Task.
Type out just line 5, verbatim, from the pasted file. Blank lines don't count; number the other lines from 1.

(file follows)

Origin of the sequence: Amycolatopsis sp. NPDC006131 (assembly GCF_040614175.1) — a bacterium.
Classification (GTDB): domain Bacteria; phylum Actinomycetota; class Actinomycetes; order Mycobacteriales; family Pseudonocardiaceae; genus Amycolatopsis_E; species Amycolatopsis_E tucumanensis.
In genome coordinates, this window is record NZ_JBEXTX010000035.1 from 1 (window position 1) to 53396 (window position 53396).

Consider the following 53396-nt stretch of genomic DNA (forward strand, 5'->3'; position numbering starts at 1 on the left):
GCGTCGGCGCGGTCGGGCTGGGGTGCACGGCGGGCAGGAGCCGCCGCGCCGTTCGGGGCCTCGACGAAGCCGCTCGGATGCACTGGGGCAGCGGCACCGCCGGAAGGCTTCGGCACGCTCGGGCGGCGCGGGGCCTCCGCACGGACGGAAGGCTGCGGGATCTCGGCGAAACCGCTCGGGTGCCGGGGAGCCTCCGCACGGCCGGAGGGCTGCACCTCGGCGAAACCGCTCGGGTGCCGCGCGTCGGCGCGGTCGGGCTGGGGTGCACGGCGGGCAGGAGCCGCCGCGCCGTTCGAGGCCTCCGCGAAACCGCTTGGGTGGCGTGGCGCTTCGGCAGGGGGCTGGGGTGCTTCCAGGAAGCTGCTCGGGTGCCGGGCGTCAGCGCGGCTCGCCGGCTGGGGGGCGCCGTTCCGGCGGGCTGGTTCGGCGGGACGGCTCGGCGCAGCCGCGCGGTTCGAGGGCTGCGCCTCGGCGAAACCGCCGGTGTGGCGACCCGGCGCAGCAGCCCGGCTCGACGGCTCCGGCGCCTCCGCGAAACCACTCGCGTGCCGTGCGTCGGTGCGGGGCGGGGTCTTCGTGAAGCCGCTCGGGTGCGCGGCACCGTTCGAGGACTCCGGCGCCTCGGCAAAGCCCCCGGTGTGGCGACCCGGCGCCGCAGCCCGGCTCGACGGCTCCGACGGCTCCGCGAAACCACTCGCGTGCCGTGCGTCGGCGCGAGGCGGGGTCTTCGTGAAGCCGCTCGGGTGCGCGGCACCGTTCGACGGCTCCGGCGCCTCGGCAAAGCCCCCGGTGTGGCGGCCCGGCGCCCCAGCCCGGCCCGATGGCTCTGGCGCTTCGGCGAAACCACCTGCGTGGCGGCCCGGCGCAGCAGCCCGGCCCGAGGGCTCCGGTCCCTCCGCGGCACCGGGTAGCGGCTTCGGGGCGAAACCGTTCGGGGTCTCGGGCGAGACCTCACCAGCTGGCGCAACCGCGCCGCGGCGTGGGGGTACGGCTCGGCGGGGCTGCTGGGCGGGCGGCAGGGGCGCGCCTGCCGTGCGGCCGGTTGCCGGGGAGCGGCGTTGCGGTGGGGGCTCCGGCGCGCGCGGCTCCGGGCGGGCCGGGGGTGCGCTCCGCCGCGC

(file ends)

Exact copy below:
GCGTCGGCGCGGTCGGGCTGGGGTGCACGGCGGGCAGGAGCCGCCGCGCCGTTCGGGGCCTCGACGAAGCCGCTCGGATGCACTGGGGCAGCGGCACCGCCGGAAGGCTTCGGCACGCTCGGGCGGCGCGGGGCCTCCGCACGGACGGAAGGCTGCGGGATCTCGGCGAAACCGCTCGGGTGCCGGGGAGCCTCCGCACGGCCGGAGGGCTGCACCTCGGCGAAACCGCTCGGGTGCCGCGCGTCGGCGCGGTCGGGCTGGGGTGCACGGCGGGCAGGAGCCGCCGCGCCGTTCGAGGCCTCCGCGAAACCGCTTGGGTGGCGTGGCGCTTCGGCAGGGGGCTGGGGTGCTTCCAGGAAGCTGCTCGGGTGCCGGGCGTCAGCGCGGCTCGCCGGCTGGGGGGCGCCGTTCCGGCGGGCTGGTTCGGCGGGACGGCTCGGCGCAGCCGCGCGGTTCGAGGGCTGCGCCTCGGCGAAACCGCCGGTGTGGCGACCCGGCGCAGCAGCCCGGCTCGACGGCTCCGGCGCCTCCGCGAAACCACTCGCGTGCCGTGCGTCGGTGCGGGGCGGGGTCTTCGTGAAGCCGCTCGGGTGCGCGGCACCGTTCGAGGACTCCGGCGCCTCGGCAAAGCCCCCGGTGTGGCGACCCGGCGCCGCAGCCCGGCTCGACGGCTCCGACGGCTCCGCGAAACCACTCGCGTGCCGTGCGTCGGCGCGAGGCGGGGTCTTCGTGAAGCCGCTCGGGTGCGCGGCACCGTTCGACGGCTCCGGCGCCTCGGCAAAGCCCCCGGTGTGGCGGCCCGGCGCCCCAGCCCGGCCCGATGGCTCTGGCGCTTCGGCGAAACCACCTGCGTGGCGGCCCGGCGCAGCAGCCCGGCCCGAGGGCTCCGGTCCCTCCGCGGCACCGGGTAGCGGCTTCGGGGCGAAACCGTTCGGGGTCTCGGGCGAGACCTCACCAGCTGGCGCAACCGCGCCGCGGCGTGGGGGTACGGCTCGGCGGGGCTGCTGGGCGGGCGGCAGGGGCGCGCCTGCCGTGCGGCCGGTTGCCGGGGAGCGGCGTTGCGGTGGGGGCTCCGGCGCGCGCGGCTCCGGGCGGGCCGGGGGTGCGCTCCGCCGCGC